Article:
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2015 Dianthus - Flower of the Year
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Flower of the Year: Poppy

The Flower of the Year is selected by the Wood Buffalo Communities in Bloom Committee. Flowers are chosen because of their ease of growth, hardiness within our planting zone, or simply because of their beauty.

Residents are encouraged to enrich the landscape of our region with the Flower of the Year using seeds provided by Wood Buffalo Communities in Bloom. The seeds are packed with care by volunteers, and include instructions on plant growth and maintenance. Look for us at various community events to get your free packet of Flower of the Year seeds.

The 2017 Flower of the Year was selected for a specific reason. Marking the 150th anniversary of Canada's confederation, celebrations and ceremonies are planned across the country. We live in a country that has allowed us many freedoms and experiences, and an expression of that is in the poppy. While they can vary in colour, the vibrant red poppy is ingrained within Canadiana.

In 1915 during the First World War, a Canadian doctor, Lieutenant Colonel John McCrae wrote a poem titled “In Flanders Fields,” depicting fields of poppies during a time of war. The poem pays homage to those who sacrificed their lives for a future they would never experience themselves. As Canadians we recite 'In Flanders Field’ and proudly show respect for those who have served and sacrificed for our country by wearing a poppy during times of remembrance.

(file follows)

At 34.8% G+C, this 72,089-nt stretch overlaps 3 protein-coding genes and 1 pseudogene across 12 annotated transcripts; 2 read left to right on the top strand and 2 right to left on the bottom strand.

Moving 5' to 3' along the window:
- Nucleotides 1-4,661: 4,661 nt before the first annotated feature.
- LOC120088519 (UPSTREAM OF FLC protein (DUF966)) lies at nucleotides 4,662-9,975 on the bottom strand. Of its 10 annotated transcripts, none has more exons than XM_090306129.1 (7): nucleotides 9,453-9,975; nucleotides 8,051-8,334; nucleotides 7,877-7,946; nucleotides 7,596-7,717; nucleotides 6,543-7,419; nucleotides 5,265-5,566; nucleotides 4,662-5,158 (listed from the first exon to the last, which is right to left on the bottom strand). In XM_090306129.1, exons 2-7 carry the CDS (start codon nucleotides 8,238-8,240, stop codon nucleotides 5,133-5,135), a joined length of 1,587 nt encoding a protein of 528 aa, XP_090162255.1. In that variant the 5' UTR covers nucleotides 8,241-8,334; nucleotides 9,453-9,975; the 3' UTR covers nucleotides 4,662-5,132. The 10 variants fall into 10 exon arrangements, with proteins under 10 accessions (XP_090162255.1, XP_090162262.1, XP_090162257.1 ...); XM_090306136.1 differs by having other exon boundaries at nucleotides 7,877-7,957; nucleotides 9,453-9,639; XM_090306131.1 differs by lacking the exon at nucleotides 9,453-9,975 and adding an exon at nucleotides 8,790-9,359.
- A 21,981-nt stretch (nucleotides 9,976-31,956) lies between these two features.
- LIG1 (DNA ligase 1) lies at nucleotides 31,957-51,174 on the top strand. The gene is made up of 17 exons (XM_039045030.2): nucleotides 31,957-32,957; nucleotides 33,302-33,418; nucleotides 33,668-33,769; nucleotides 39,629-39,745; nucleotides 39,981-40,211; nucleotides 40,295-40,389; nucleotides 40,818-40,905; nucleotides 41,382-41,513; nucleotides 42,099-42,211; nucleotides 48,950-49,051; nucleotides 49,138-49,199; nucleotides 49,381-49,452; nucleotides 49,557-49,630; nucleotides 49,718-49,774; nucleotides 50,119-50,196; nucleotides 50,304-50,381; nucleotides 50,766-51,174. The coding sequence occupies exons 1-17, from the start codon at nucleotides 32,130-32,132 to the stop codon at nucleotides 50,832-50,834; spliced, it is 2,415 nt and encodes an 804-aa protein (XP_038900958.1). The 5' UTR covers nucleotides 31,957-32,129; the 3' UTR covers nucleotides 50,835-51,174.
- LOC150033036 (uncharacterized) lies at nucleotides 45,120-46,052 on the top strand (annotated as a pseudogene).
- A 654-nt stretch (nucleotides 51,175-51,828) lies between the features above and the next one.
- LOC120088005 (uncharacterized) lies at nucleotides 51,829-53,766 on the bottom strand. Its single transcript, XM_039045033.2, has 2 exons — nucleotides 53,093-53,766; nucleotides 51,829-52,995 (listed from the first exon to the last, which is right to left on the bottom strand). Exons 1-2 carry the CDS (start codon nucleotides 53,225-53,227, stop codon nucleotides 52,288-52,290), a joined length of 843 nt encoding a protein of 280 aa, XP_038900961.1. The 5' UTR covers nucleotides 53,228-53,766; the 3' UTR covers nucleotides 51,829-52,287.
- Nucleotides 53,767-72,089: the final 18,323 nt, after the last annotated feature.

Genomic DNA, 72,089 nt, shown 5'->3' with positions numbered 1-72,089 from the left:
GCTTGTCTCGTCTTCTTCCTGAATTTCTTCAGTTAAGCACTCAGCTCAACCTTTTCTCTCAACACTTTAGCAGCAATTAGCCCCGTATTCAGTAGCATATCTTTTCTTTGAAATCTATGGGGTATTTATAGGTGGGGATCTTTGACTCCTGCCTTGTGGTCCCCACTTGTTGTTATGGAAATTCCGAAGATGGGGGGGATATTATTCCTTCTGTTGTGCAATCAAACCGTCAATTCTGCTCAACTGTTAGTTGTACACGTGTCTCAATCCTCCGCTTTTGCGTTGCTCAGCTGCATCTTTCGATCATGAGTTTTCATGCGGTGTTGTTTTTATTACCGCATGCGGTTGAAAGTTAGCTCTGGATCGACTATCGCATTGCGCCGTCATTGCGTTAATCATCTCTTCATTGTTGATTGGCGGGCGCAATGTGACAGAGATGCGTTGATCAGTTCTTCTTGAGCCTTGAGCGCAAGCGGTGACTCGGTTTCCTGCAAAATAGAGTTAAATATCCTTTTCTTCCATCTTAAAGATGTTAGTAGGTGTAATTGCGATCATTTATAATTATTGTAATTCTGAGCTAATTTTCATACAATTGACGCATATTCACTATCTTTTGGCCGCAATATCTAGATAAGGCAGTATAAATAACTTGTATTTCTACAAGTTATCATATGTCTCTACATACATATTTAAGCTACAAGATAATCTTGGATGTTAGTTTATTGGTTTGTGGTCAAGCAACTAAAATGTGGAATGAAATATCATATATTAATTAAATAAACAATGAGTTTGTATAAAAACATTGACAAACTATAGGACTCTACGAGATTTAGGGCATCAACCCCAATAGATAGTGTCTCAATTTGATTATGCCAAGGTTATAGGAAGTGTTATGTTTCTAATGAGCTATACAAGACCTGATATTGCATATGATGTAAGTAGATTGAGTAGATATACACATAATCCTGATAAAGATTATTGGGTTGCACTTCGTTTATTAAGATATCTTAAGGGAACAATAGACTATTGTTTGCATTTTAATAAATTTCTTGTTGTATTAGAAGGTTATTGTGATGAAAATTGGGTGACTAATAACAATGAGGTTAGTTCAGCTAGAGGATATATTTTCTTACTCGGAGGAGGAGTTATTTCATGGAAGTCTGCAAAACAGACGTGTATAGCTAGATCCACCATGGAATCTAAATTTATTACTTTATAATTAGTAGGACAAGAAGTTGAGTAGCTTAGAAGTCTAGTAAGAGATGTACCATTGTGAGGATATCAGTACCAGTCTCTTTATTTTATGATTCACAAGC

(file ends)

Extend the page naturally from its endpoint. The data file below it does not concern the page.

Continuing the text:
Wood Buffalo Communities in Bloom selected the poppy as our 2017 Flower of the Year to celebrate and remember all that makes us Canadian. Our hope is for the community to embrace this flower and remember all that it means to be Canadian as we see it pop up throughout our community this year.

Poppy Details and Care Instructions

Type: Annual,biannual, or perennial plant
Light: Full sun
Flower: Poppies can grow to over four feet tall, with flowers up to six inches across. They have between four to six petals, and bloom in various colours including red, yellow, white, orange, pink, and blue. Poppies tend to bloom from spring and early summer. Once blooming finishes, the petals will crumple into the bud before falling off.
  • Start seeds outside following the last frost
  • Select an area with full sun, and use light unfertilized soil
  • Scatter seeds at least six inches apart, and on top of loose soil
  • Lightly press seeds into soil, just barely covering the seeds
  • Water often, and always keep the soil slightly moist
  • Allow 20 to 30 days for germination
  • Care:
  • Water regularly, especially in dry, hot weather
  • Add nutrients to soil if required, with either compost of peat (do not use fertilizer)
  • Deadhead flowers regularly to encourage regrowth
  • Sow seeds in early fall and store for next season
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